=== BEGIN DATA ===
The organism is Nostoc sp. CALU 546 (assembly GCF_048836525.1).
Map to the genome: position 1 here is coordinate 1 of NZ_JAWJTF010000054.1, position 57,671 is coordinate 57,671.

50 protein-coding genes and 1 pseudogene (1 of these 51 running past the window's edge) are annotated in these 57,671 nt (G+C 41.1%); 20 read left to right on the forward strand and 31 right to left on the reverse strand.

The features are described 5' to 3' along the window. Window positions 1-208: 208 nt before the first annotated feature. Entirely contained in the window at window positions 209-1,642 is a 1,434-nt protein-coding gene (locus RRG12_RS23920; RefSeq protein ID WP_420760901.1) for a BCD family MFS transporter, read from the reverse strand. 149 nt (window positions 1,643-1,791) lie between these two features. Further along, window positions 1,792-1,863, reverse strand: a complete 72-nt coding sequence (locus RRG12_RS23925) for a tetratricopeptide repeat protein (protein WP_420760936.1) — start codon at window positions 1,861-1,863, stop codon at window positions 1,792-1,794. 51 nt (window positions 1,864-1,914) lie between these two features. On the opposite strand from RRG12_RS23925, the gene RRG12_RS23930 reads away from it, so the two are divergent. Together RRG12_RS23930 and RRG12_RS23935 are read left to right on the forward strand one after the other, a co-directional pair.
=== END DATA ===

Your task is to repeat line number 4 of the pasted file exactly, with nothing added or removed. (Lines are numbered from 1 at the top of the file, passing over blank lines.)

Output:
The features are described 5' to 3' along the window. Window positions 1-208: 208 nt before the first annotated feature. Entirely contained in the window at window positions 209-1,642 is a 1,434-nt protein-coding gene (locus RRG12_RS23920; RefSeq protein ID WP_420760901.1) for a BCD family MFS transporter, read from the reverse strand. 149 nt (window positions 1,643-1,791) lie between these two features. Further along, window positions 1,792-1,863, reverse strand: a complete 72-nt coding sequence (locus RRG12_RS23925) for a tetratricopeptide repeat protein (protein WP_420760936.1) — start codon at window positions 1,861-1,863, stop codon at window positions 1,792-1,794. 51 nt (window positions 1,864-1,914) lie between these two features. On the opposite strand from RRG12_RS23925, the gene RRG12_RS23930 reads away from it, so the two are divergent. Together RRG12_RS23930 and RRG12_RS23935 are read left to right on the forward strand one after the other, a co-directional pair.